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How the federal persecution of online poker in the USA will impact registration numbers?

Today (May 31st) sees the start of the 2011 World Series of Poker, the game's biggest live extravaganza run by Caesars Entertainment from its Las Vegas Rio Hotel and Resort.

This 42nd edition of the planet's most prestigious live poker championship will be keenly watched by industry observers interested in the possible impact of recent federal enforcement actions against online poker companies operating in the United States, and the service firms associated with them.

The online poker industry has traditionally contributed large numbers of entrants to WSOP events through qualifying and reward satellites and tournaments held on the internet, where winners receive prizes that enable them to take part in the Las Vegas spectacular.

This year's WSOP runs from May 31st to July 19 and comprises 58 events in which players can win large sums of money and the coveted WSOP gold winners' bracelets.

New events include a $25,000 buy-in NLHE competition which kicks the tournament off, along with the traditional $500 Casino Employees contest.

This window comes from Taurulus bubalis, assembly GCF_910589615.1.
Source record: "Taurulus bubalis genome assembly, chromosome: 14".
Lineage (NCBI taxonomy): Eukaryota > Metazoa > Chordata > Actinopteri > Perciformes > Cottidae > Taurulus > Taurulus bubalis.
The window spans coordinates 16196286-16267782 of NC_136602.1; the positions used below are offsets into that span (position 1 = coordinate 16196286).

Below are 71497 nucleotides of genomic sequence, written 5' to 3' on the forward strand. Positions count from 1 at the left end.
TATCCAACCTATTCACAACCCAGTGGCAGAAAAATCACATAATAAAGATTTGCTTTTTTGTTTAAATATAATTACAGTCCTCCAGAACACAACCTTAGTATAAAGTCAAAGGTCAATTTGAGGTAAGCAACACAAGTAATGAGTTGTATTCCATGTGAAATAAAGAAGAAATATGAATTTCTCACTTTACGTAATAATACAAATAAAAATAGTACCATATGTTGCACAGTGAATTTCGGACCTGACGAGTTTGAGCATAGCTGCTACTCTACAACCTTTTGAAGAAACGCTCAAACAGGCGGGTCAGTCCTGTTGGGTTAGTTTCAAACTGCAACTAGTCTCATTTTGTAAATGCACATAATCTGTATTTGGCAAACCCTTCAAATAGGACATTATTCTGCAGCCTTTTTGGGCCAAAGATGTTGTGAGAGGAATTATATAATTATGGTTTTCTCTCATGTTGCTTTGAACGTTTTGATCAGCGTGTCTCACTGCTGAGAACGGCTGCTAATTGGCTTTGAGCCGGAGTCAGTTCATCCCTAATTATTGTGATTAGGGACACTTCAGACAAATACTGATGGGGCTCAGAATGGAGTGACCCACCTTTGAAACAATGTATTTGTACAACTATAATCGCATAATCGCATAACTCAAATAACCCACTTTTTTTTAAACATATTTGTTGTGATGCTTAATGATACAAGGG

Another innovation is the Grudge Match promotion, where the organisers have strived to recreate classic heads-up battles in WSOP history. WSOP planners have put together Phil Hellmuth vs. Johnny Chan in a reprise of their classic 1989 clash, and a recreation of the 2003 match between Chris Moneymaker and Sammy Farha.

The third Grudge Match has been designed based on player votes and will see Johnny Chan and Erik Seidel re-playing their 1988 main event.

The 2011 Main Event starts July 7, and the number of entries will be a key indicator to many observers on the influence of major online gambling companies. The original field will play down to a final table of nine by July 19, when - as has now become s.o.p. - the nine finalists will break until November 5, when the final winner and 2011 champion will be decided.

Source: InfoPowa News

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